Regards

Blackbird

AK71 said...

Hi Blackbird,

Full time trader, that is what I would like to be one day. Well, I am more interested in being a full time investor but the difference is probably fuzzy anyway. I am so envious of you. :)

To be a full time trader, yes, TA is more useful than FA since you have to read the mass psychology of market participants. I am not the best TA person around as I only use it once I am happy with the FA of a company. If the FA failed to impress me, I don't bother with the TA.

I actually rejected a request by another visitor here to do a TA for IndoAgri not too long ago. The person wants to trade the market but has not bothered to pick up TA. Over the longer term, I am not doing him a favour since he will never learn the ropes.

I am quite happy to provide my opinions of your own TA of IndoAgri and Straits Asia if you have done some initial charting so far. Would you like to share your readings?

Another visitor to my blog, Zac, asked me some questions regarding his TA on Saizen REIT recently and I shared my ideas with him.

So, let's learn together. Yes, I'm still learning. :)

CL said...

Speaking of which any books to intro for me to kick start? know nuts about TA or FA?? As for your POSB account HOpefully I will get it from you someday. :) And i am one of those who's clicking your links. :0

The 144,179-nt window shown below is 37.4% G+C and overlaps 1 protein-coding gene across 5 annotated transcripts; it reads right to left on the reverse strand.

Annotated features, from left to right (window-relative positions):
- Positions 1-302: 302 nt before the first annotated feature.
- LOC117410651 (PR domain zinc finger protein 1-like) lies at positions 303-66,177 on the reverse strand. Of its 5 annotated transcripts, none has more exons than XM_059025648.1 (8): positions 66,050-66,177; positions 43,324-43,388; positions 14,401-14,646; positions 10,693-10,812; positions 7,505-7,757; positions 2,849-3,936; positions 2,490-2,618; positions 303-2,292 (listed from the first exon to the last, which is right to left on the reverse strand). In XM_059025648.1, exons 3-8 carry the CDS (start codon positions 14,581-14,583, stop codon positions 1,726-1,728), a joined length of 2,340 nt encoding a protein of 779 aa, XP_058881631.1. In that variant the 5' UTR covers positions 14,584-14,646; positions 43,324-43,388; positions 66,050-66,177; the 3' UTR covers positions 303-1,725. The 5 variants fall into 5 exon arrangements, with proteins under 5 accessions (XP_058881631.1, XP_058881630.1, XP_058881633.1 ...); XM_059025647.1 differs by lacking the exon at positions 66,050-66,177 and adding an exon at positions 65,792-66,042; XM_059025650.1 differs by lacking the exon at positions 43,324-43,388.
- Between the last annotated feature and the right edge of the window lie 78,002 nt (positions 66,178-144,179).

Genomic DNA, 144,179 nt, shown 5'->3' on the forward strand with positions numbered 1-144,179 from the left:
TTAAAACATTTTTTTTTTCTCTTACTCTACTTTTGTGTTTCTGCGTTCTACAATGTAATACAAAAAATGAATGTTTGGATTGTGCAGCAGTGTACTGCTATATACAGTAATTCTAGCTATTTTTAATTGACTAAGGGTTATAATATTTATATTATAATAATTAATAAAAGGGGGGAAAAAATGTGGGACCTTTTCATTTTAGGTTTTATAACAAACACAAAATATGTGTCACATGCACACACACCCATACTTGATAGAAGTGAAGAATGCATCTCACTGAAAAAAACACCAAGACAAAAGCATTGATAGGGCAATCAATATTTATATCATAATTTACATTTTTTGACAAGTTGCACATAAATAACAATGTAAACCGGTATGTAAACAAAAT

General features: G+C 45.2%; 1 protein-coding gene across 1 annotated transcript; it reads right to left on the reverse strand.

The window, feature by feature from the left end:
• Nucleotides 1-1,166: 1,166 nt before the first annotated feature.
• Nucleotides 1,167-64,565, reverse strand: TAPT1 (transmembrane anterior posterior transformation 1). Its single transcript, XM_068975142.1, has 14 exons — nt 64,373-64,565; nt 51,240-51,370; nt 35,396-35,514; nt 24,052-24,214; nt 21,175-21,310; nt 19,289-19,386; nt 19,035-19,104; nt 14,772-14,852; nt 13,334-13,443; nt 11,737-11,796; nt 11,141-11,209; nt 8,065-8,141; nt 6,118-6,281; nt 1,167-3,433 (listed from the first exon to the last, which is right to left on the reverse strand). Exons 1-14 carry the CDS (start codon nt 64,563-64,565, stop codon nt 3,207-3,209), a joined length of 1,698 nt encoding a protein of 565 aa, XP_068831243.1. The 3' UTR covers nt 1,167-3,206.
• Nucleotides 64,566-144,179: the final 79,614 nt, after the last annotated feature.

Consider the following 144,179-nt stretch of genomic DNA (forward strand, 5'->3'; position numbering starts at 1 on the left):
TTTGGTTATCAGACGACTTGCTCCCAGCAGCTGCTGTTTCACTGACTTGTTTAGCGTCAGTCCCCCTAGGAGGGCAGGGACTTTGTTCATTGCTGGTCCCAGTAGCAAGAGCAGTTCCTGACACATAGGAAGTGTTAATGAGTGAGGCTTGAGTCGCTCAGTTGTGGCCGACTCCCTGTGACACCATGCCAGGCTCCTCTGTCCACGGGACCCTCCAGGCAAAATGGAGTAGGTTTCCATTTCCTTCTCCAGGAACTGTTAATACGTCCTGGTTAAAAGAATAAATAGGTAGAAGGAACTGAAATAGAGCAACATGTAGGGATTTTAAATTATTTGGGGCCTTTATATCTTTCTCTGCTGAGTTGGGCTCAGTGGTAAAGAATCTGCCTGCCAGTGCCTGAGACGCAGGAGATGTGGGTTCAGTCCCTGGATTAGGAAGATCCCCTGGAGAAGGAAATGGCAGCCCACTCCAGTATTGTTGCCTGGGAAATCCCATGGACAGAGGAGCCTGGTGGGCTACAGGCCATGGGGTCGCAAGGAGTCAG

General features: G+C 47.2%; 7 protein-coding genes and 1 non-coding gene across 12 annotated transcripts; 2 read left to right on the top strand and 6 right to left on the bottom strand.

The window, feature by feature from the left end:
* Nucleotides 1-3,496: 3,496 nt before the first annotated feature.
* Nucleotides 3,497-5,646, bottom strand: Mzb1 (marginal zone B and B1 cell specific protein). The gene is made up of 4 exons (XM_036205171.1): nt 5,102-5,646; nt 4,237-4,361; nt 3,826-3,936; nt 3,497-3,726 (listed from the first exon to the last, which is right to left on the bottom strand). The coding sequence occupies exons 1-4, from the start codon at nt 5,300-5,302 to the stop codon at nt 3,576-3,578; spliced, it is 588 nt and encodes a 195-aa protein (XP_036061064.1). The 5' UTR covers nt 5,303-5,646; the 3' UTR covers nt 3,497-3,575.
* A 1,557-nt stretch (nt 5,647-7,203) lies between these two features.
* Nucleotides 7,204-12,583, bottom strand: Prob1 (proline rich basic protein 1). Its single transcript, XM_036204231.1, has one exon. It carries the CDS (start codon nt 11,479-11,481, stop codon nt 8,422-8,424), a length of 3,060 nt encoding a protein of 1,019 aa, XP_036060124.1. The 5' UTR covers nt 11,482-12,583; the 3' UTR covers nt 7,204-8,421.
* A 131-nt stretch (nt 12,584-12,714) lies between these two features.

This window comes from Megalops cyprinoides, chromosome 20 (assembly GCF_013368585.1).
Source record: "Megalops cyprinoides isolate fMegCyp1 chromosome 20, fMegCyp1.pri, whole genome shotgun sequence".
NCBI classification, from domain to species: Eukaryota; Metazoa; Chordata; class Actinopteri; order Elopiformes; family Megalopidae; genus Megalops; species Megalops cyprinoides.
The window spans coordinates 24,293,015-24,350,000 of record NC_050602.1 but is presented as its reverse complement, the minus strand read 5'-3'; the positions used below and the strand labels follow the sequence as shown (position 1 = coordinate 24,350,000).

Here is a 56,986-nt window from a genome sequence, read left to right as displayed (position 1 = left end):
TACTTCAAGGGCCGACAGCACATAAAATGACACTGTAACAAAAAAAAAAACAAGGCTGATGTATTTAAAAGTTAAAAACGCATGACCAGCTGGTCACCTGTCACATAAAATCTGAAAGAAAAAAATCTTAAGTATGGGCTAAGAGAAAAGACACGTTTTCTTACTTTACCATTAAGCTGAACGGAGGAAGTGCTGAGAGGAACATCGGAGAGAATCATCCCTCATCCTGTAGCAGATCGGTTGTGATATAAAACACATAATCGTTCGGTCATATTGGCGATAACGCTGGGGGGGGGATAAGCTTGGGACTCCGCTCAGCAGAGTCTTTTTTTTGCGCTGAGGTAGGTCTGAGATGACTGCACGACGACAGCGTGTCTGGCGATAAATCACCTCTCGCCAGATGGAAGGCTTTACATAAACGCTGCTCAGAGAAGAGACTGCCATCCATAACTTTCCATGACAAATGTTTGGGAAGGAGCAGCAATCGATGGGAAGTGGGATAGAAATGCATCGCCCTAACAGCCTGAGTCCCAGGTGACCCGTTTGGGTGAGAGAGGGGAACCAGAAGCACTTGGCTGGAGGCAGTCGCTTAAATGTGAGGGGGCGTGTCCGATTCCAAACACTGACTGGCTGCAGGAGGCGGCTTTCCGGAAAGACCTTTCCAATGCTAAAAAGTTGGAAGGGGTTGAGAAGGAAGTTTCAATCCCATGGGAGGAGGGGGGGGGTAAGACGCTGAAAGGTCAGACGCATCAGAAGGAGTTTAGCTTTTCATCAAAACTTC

cheers

AK71 said...

Hi CL,

The books in the box you find at the top right hand area of my blog are books which I found very useful and easy to read. Try those out. Amazon.com's prices are quite good but, of course, you have to factor in postage charges and see if it's cheaper to buy from them or from the local bookstores. I think Amazon.com provides free postage in certain cases. Thanks for the support and happy reading! :)

Anonymous said...

Dear AK71

Thank you for replying my mail.

I must first admit I am very new to TA and therefore my skills are very limited. Here's my observation. Straits Asia (SA)looks uptrend from candlestick chart though it had lost most the ground it had recovered yesterday. News is that the company had new contract with India, that was why it surged up yesterday. It broke the 90days resistance, so today I bought some more when people took profit. As for Indofood, its a doji today, good that it recovered to its opening price with gd volume. In addition, Golden Sach upgraded to Strong Buy TP $3 in view of improving financials and CPO prices. I am monitoring the counter now. My average for Indofood is about $2.40 (80lots), and SA is about $2.6o (70lots). Rather strucked with the position. Kindly give me your comments. Thank you.

AK71 said...